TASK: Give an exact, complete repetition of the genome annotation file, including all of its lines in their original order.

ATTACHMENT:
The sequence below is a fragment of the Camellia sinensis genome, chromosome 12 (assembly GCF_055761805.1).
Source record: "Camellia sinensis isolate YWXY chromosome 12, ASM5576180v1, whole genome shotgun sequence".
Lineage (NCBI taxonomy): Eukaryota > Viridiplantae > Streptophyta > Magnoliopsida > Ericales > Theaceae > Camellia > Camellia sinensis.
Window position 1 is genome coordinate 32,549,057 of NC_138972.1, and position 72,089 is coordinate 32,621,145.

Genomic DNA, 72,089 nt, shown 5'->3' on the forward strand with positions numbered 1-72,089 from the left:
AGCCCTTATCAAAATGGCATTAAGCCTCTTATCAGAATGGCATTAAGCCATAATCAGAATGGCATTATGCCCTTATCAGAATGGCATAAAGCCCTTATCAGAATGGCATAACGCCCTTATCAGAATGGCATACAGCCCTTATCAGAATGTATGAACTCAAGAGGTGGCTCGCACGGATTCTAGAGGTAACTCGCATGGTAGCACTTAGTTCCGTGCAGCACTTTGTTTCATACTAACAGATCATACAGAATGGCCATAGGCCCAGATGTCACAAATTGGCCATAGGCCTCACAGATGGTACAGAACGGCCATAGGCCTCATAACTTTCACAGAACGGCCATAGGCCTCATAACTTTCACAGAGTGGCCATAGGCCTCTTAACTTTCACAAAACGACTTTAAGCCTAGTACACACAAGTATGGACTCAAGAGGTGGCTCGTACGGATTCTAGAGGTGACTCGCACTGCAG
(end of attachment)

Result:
The sequence below is a fragment of the Camellia sinensis genome, chromosome 12 (assembly GCF_055761805.1).
Source record: "Camellia sinensis isolate YWXY chromosome 12, ASM5576180v1, whole genome shotgun sequence".
Lineage (NCBI taxonomy): Eukaryota > Viridiplantae > Streptophyta > Magnoliopsida > Ericales > Theaceae > Camellia > Camellia sinensis.
Window position 1 is genome coordinate 32,549,057 of NC_138972.1, and position 72,089 is coordinate 32,621,145.

Genomic DNA, 72,089 nt, shown 5'->3' on the forward strand with positions numbered 1-72,089 from the left:
AGCCCTTATCAAAATGGCATTAAGCCTCTTATCAGAATGGCATTAAGCCATAATCAGAATGGCATTATGCCCTTATCAGAATGGCATAAAGCCCTTATCAGAATGGCATAACGCCCTTATCAGAATGGCATACAGCCCTTATCAGAATGTATGAACTCAAGAGGTGGCTCGCACGGATTCTAGAGGTAACTCGCATGGTAGCACTTAGTTCCGTGCAGCACTTTGTTTCATACTAACAGATCATACAGAATGGCCATAGGCCCAGATGTCACAAATTGGCCATAGGCCTCACAGATGGTACAGAACGGCCATAGGCCTCATAACTTTCACAGAACGGCCATAGGCCTCATAACTTTCACAGAGTGGCCATAGGCCTCTTAACTTTCACAAAACGACTTTAAGCCTAGTACACACAAGTATGGACTCAAGAGGTGGCTCGTACGGATTCTAGAGGTGACTCGCACTGCAG